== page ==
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How to Introduce Peanuts to Your Baby

There are new guidelines for preventing peanut allergy in children. Learn how to introduce peanuts to your baby, including when and what forms of peanut are safe for young children.

how to introduce peanuts to your baby. baby with peanut butter on his face.

Preventing Peanut Allergy

Recently, new recommendations for introducing peanuts to baby were released by the National Institute of Allergy and Infectious Diseases (NIAID), which complete the advice for all babies, regardless of risk.

Babies who are at high risk for developing peanut allergy are those infants with an egg allergy and/or severe eczema.

When I wrote about this topic a few months ago, I said I was waiting for more guidelines, specifically for this high risk population, and as a pediatric nutritionist, I am happy to say they are here.

You may be trying to get used to this new information. It may seem counter-intuitive, and even scary, but the research and subsequent recommendations have been outlined for all babies, and I want to review them with you here.

Low and moderate risk infants can eat developmentally appropriate peanut products around 6 months. Click To Tweet

When to Introduce Peanuts

The new recommendations tease out risk level for peanut allergy development, and provide guidelines for how to go about introducing peanuts as follows:

If your baby has a low risk for developing a peanut allergy (no eczema or egg allergy):

Introduce peanut products around 6 months of age, ideally, sometime between the ages of 4-6 months (at home).

If your baby is at moderate risk for peanut allergy (has mild eczema):

Introduce peanuts around 6 months of age, and ideally, sometime between the ages of 4-6 months (at home).

If your baby is at high risk for developing a peanut allergy (has an egg allergy or severe eczema):

Your baby may eat peanut products beginning at 4-6 months, but you need to check with your doctor first.

Testing High Risk Peanut Allergy Babies

Your child, if at high risk, may receive special testing (blood test and/or skin prick test) to check his peanut allergy risk level. From that, a determination of whether to introduce peanut and where to do it, will be made.

The testing results may indicate your baby is sensitized to peanuts but that doesn’t mean he’s allergic to them. In fact, your doctor may determine that introducing peanut products could prevent a peanut allergy from developing.

Babies who are sensitized to peanuts may not be allergic to them. Check with your doctor about testing. Click To Tweet

How to Give Peanuts to Your Baby

As I mentioned, your baby’s risk level will determine HOW you introduce peanut-containing foods:

For Normal or Moderate Risk Babies

Offer peanut products in developmentally appropriate ways such as mixed into purees or other foods, as often as you like.

For High Risk Babies (Who Get the Okay from their Doctor)

If you get the go ahead from your doctor, then according to the new recommendations, offer your baby peanut products in the amount of 2 grams of peanut protein, three times per week.

Two grams of peanut protein is equivalent to:

  • 2 teaspoons of peanut butter
  • 2 teaspoons of peanut flour
  • 21 pieces of Bamba

Practical Ways to Give Peanut to Baby

Obviously, there’s some common sense that goes along with introducing peanuts. Always gauge your baby’s readiness and abilities! The National Peanut Board’s info-graphic about introducing peanut protein is something you may want to check out.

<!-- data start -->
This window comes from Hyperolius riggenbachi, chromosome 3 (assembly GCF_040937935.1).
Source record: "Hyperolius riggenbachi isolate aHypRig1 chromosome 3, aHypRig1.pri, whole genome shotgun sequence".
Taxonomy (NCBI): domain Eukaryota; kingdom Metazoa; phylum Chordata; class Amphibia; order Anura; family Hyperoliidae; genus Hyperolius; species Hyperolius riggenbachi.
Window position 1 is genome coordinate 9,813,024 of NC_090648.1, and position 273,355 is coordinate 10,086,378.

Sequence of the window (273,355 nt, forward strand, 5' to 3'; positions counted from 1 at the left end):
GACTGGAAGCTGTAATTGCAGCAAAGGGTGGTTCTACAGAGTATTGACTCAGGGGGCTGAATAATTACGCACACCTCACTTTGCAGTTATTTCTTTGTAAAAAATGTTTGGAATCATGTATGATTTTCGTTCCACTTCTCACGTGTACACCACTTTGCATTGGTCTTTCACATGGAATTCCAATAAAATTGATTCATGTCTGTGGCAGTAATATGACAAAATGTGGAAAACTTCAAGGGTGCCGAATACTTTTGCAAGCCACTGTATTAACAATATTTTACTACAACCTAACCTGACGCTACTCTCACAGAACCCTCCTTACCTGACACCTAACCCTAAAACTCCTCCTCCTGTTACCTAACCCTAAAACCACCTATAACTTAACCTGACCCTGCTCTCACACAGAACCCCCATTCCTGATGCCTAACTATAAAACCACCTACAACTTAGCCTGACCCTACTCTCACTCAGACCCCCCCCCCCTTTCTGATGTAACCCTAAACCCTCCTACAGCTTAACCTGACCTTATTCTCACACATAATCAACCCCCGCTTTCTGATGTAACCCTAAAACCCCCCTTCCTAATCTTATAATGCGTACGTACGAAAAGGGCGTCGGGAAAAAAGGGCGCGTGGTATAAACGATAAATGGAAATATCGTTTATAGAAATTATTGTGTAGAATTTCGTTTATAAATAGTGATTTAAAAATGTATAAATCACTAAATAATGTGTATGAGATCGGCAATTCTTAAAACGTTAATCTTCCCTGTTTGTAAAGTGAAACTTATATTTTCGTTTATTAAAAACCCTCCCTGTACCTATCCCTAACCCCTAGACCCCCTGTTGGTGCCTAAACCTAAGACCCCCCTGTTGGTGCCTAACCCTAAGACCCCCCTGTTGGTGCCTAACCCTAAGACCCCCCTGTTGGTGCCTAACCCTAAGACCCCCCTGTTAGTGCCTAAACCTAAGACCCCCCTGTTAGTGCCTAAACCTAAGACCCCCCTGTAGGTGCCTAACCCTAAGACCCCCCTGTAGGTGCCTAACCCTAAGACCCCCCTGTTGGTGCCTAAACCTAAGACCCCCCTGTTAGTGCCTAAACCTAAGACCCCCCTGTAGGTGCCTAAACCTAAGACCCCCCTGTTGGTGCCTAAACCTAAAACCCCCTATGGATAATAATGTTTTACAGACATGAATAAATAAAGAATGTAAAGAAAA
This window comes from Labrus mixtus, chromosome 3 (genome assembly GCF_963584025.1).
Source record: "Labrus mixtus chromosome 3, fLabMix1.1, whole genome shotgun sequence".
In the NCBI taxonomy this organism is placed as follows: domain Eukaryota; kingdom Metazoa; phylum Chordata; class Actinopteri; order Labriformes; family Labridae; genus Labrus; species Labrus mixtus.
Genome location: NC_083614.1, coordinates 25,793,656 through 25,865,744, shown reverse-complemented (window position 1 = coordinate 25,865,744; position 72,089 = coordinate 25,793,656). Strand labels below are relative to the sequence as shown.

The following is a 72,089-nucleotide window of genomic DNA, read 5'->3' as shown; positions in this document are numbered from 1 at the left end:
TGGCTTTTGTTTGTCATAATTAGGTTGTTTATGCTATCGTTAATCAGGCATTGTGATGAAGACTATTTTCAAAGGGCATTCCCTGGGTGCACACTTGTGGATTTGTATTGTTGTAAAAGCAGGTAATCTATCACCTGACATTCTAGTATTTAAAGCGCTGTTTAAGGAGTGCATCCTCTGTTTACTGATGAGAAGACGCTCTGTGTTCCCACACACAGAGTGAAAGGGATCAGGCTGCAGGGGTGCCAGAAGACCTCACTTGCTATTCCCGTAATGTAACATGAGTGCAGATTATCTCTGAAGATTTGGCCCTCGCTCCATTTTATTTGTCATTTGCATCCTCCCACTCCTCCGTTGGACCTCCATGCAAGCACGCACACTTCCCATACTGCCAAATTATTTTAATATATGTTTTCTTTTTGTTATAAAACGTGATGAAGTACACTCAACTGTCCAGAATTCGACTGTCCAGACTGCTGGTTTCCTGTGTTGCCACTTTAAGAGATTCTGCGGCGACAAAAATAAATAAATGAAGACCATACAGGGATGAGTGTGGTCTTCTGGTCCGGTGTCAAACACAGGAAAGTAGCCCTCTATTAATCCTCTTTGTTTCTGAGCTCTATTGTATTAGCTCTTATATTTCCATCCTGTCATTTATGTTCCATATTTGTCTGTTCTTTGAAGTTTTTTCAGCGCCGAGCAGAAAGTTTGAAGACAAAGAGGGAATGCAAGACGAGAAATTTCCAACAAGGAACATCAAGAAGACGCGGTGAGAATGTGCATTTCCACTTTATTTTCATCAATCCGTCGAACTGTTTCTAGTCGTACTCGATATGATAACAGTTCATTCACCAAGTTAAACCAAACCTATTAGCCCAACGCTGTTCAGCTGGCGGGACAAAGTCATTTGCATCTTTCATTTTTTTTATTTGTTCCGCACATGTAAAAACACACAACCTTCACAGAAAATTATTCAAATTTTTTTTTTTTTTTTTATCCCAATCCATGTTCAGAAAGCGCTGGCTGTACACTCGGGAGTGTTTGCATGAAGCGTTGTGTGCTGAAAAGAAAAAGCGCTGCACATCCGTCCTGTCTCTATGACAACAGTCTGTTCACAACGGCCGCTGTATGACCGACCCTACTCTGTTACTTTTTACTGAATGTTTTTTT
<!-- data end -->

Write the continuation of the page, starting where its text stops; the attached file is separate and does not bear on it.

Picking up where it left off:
Whole (or chopped) peanuts are a choking hazard for a young baby, so avoid them.

Peanut Butter

For babies, peanut butter is thick and poses a choking hazard. However, you can thin it with warm water to a watery consistency and mix it into other foods such as cereal, pureed veggies or mashed banana. You can also spread a thin layer on toast for the experienced baby who is self-feeding.

[Read: When Can I Give Peanut Butter to My Baby?]

Peanut Flour

Peanut flour is made up of defatted peanuts, which are crushed into a powdered form. You can mix peanut flour into warm cereal, yogurt (if your baby is tolerating it), pancake or muffin batter, or any pureed veggies or fruit your baby may be eating.

Bamba for Babies

Bamba is a peanut butter based “puff” made in Israel. (It is one of the most popular snack foods in the Israeli diet for youngsters, and interestingly, may be a contributing factor to the low rates of peanut allergy in Israeli kids.)

Similar to a Cheese Doodle, Bamba melts in the mouth, so it’s a relatively safe delivery system for peanut protein. Don’t worry, you can order Bamba on Amazon.

As always, if you are worried about introducing peanuts to your baby, discuss and plan it with your healthcare provider.

For more information on the important steps to feeding your baby, check out my guide:

starting solids guide

Have you implemented these new recommendations? Tell me about it in the comments below!

How to Introduce Peanuts to Your Baby Click To Tweet

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  1. Hi Jill, thanks for the article. I’m curious what is your take on breastfeeding while consuming a diet with peanuts and/or treenuts? If a baby is considered high risk for developing a peanut allergy is it safe to consume peanuts while breastfeeding before the 4-6 month mark? Could this potentially help decrease the risk of them developing a peanut allergy by introducing it to them through breastmilk from the time of birth?

    1. Good question. The current stance is that peanut is ok to eat during pregnancy.
      It’s also considered safe to breastfeed and eat peanuts/nuts with a high risk infant–but, of course, you should discuss with your doctor if you feel unsure. It does seem that early exposure is helpful rather than harmful, but I am not aware of studies to date that tease out the breastfeeding/eating peanuts phase…